Selling a care home
Updated: 2nd August 2016
If you’re looking to sell your care home, you could be in luck. There has never been more interest in the industry.
With the UK’s ageing population creating rising demand for care home services, and pressure on the government to increase spending surely to affect change at some point, investors are eyeing care homes as smart acquisitions and this has created something of a seller’s market.
That said, the sale of any business is a serious proposition with many potential pitfalls and is a process which shouldn’t be rushed - especially if you want to secure the best price and take home the cash without paying too much tax.
Who is looking to buy?
Care homes are hot property right now. The Office of National Statistics says that the number of over 65s will have grown by more than 40% within the next 20 years, for example. That’s attracting a variety of buyers.
There’s entrepreneurs already operating within the industry that are looking to increase their portfolio. Your care home may be an attractive proposition if they want to expand their footprint into your geographical region, or maybe they’re a competitor and want to add your specialisms or capacity.
Outside investors have also been turning their attentions to care homes in recent years. During the recession, few risks were being taken, but now that the economy is back on the up, private equity funds have cash to invest, interest rates are low and banks are are encouraging lending - meaning there’s an increase in activity in the mergers and acquisitions market.
What makes for an attractive care home?
There may be plenty of buyers for care homes, but it still pays to put together and market the most attractive proposition. Remember that a potential new owner will have a very different from wish list from a potential customer.
For example, any business that changes hands will first go through a due diligence process to allow the buyer to fully understand what they’re getting for their money.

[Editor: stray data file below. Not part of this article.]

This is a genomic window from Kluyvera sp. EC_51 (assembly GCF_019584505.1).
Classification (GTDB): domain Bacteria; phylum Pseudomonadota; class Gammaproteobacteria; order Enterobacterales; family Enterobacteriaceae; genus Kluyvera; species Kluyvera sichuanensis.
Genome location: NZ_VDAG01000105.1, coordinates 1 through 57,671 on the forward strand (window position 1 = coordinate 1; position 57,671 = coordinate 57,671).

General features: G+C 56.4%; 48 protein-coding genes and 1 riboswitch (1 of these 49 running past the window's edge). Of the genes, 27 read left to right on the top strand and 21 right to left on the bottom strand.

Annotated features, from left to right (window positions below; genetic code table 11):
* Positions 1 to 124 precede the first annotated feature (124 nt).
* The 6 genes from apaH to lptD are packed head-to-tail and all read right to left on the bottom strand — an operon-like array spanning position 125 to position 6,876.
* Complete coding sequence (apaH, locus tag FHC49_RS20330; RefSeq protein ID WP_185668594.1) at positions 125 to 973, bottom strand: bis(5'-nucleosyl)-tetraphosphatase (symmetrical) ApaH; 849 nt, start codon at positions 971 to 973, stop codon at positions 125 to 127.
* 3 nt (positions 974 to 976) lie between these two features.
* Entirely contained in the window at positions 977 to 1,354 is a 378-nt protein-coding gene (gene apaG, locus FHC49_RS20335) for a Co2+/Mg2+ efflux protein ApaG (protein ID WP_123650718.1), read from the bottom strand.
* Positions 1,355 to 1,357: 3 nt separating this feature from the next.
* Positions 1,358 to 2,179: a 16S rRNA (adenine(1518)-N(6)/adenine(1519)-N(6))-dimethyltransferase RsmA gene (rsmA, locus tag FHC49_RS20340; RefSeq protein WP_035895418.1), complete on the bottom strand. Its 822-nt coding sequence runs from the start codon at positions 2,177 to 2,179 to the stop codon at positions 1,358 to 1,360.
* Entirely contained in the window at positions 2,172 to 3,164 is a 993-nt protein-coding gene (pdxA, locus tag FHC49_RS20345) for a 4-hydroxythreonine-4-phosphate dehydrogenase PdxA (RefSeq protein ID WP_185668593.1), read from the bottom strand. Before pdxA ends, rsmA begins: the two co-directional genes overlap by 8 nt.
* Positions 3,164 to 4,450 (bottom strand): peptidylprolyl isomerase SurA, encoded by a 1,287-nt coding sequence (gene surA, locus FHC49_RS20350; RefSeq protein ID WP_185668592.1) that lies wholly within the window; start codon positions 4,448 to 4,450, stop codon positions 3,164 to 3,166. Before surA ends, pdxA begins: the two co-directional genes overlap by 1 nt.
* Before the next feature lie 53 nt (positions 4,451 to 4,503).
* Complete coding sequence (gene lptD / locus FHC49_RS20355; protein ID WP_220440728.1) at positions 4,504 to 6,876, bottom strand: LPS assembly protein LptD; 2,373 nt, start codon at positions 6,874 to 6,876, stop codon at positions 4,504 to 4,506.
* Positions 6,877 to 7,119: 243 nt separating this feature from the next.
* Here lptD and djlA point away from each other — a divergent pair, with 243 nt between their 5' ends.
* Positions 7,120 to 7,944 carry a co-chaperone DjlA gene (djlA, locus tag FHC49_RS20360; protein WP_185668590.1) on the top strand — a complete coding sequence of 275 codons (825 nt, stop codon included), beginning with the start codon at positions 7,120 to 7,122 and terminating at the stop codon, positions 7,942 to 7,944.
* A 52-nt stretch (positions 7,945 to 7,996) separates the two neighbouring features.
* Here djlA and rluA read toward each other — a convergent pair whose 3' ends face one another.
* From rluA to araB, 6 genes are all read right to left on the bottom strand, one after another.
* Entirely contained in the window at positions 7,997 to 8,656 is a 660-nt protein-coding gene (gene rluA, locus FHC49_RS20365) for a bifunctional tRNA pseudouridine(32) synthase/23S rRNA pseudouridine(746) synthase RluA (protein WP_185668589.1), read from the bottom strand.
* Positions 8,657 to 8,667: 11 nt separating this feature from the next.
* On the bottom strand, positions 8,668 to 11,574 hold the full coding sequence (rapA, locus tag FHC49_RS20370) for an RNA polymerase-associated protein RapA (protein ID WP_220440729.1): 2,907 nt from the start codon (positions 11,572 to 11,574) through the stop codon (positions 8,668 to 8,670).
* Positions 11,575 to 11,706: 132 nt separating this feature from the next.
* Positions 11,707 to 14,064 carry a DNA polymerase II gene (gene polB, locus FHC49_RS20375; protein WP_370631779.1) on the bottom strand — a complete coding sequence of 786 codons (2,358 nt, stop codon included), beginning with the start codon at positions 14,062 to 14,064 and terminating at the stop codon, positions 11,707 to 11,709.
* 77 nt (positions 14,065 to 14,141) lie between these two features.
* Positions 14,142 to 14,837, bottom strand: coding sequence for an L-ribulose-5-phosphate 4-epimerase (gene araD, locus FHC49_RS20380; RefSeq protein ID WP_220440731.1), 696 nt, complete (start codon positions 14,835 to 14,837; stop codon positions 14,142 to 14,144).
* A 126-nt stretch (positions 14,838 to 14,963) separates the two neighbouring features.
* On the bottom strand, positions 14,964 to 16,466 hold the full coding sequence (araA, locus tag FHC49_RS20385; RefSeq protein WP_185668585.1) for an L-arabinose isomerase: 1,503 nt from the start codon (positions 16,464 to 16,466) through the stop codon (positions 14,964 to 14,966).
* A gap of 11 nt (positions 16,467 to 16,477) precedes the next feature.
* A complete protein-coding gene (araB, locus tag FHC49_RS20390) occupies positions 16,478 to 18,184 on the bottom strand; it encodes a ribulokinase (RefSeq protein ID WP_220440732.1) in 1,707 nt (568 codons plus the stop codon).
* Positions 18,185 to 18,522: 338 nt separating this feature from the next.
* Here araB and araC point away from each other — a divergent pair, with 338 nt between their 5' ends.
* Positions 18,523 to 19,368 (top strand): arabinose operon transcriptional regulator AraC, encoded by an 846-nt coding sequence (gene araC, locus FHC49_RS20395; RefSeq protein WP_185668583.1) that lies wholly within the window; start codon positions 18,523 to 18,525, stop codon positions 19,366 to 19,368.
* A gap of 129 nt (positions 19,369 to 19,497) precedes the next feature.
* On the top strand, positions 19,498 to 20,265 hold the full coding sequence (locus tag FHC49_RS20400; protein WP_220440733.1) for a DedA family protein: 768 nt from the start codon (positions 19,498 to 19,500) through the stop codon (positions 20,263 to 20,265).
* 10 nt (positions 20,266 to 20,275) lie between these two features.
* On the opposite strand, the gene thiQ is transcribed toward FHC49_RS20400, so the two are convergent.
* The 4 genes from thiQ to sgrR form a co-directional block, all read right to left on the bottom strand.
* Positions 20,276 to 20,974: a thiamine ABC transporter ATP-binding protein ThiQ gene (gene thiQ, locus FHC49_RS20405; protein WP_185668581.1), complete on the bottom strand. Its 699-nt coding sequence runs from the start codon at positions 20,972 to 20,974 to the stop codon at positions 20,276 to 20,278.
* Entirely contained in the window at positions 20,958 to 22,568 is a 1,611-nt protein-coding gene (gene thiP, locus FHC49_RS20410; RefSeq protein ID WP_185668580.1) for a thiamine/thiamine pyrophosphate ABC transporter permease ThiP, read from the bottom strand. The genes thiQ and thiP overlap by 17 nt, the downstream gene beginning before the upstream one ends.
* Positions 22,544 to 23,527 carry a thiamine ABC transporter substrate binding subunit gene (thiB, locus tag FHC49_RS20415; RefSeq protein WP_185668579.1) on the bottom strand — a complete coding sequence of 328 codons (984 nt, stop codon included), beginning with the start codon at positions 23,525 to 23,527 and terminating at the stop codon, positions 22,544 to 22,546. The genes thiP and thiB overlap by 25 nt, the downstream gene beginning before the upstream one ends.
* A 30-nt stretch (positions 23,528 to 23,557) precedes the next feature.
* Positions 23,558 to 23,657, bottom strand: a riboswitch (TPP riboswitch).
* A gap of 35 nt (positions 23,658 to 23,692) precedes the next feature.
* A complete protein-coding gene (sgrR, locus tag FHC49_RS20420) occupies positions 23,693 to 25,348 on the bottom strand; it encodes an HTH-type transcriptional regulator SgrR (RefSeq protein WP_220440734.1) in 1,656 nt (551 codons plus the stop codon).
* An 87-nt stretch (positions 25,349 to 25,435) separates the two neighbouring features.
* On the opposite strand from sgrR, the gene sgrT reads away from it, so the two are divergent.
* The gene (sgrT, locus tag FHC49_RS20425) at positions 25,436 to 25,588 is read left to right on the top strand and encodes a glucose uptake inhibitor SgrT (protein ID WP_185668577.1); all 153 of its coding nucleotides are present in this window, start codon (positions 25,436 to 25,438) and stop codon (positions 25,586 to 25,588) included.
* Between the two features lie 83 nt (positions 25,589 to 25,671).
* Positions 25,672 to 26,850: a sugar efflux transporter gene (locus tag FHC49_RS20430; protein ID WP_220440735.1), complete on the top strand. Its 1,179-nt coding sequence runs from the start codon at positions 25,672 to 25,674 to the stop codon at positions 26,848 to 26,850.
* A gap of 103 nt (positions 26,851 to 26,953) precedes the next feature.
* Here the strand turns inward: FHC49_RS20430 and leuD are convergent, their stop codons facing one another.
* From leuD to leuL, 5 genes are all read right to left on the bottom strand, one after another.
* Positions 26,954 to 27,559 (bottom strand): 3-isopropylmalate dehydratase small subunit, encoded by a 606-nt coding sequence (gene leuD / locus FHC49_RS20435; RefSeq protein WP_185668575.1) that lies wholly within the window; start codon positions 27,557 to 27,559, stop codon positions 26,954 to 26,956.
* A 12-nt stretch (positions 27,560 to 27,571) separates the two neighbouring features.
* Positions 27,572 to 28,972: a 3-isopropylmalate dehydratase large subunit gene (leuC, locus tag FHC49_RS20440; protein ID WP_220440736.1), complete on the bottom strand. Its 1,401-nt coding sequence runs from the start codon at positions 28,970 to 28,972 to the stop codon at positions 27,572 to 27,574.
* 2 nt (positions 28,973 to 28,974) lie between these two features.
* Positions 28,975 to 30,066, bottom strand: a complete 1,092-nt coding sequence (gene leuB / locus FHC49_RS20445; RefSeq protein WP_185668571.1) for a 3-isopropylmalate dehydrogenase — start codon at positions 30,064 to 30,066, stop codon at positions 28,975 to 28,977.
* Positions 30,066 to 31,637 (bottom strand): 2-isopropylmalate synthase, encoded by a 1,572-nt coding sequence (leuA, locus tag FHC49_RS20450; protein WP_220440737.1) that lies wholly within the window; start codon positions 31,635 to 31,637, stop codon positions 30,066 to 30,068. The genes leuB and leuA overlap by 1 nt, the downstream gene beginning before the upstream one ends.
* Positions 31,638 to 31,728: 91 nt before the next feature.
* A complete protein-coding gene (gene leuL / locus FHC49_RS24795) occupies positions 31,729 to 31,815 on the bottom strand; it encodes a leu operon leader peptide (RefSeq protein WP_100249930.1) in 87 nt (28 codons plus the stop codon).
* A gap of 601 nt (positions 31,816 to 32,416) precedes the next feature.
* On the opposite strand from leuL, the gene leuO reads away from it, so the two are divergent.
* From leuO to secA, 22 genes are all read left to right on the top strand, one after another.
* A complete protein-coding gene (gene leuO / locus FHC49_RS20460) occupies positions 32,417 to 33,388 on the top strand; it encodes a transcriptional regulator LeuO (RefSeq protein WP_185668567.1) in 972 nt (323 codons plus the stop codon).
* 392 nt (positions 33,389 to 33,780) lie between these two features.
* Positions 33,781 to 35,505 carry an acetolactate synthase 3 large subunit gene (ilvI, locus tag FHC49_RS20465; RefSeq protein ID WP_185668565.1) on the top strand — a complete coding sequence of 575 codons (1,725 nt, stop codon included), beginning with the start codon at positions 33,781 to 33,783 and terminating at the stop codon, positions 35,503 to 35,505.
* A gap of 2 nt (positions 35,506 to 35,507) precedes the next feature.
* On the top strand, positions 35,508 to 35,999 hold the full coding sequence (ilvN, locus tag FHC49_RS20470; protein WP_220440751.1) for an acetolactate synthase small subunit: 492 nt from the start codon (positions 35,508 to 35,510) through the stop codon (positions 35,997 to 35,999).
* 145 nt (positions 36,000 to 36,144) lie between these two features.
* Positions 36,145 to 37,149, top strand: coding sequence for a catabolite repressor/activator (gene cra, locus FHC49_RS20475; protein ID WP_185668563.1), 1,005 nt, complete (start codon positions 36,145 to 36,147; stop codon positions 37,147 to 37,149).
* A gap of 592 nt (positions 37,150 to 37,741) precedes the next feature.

That means making audited financial records for recent years readily available, as well as ensuring any leases and licenses are up to date and there are no outstanding legal matters or pending court cases.
A new owner may well need to acquire their own CQC and Disclosure and Barring Service checks, but having these all up to date and scored well will prove that yours is a business in good shape that won’t give the new owner any nasty surprises.
The exact value of your business will be defined by a number of factors. As a guideline, the most common calculation is to use a multiple of current EBITDA. A poorly performing care home, or one that requires investment, will command a multiplier no higher than 5, whereas a stellar example can attain a multiplier of 10 or more.
Valuing a business is a complex matter, and it’s particularly difficult to take an objective view from within, so speak with an experienced broker who will help calculate a fair price.
How do I sell my business?
Whatever your reason for selling, disposing of a care home business can be a lengthy process, expect it to take at least six months.
Begin by plotting your personal goals from the sale, and working with your advisor to develop a plan that will help you reach those objectives, command the best price, and walk away the lowest possible tax liability.
Then it’s time to begin drawing together paperwork ready for the due diligence process and to begin marketing your care home to potential buyers. Through a broker, care homes can be listed ‘blind’, which means the specifications are made available but not your company name. This is useful if you’re worried about how the uncertainty of a pending sale could impact on your trade.
Once your marketing has attracted buyers and you’ve approached potentially interested parties, it’s time to allow them to ask questions, negotiate a deal and settle on a price. This can be laborious, but is where an advisor can really be worth their fee. Having an expert on your side to shoulder the burden allows you to carry on with your existing daily duties, while they employ their specialist experience and expertise to negotiate the best terms.
Your involvement may not be entirely over even once the sale is concluded. Your buyer may be interested in keeping you on in some capacity to help the business through its transitional period. But even if you make a clean exit, many investors will ask you to sign a warranty to ensure that the business is as you described it. Anything that turns out to be misleading or short of what you promised can lead to a date in court defending yourself against a claim - something not to be taken lightly!
Ultimately, the smartest way to sell any business is to work with specialists throughout the process. Calling on financial, legal and marketing expertise is your best chance of a problem-free transaction in which you attain the best price, minimise your tax bill and achieve all of your sale objectives. Contact BTG Advisory for specialist advice and a free consultation to find out how we can help you reach your goals.
Emma qualified as a Chartered Accountant in 2002. Since then, she has specialised in corporate finance, joining BTG-McInnes in July 2006. She has extensive experience in advising the SME market on fundraising, re-financing, acquisitions and disposals, across a broad range of industries.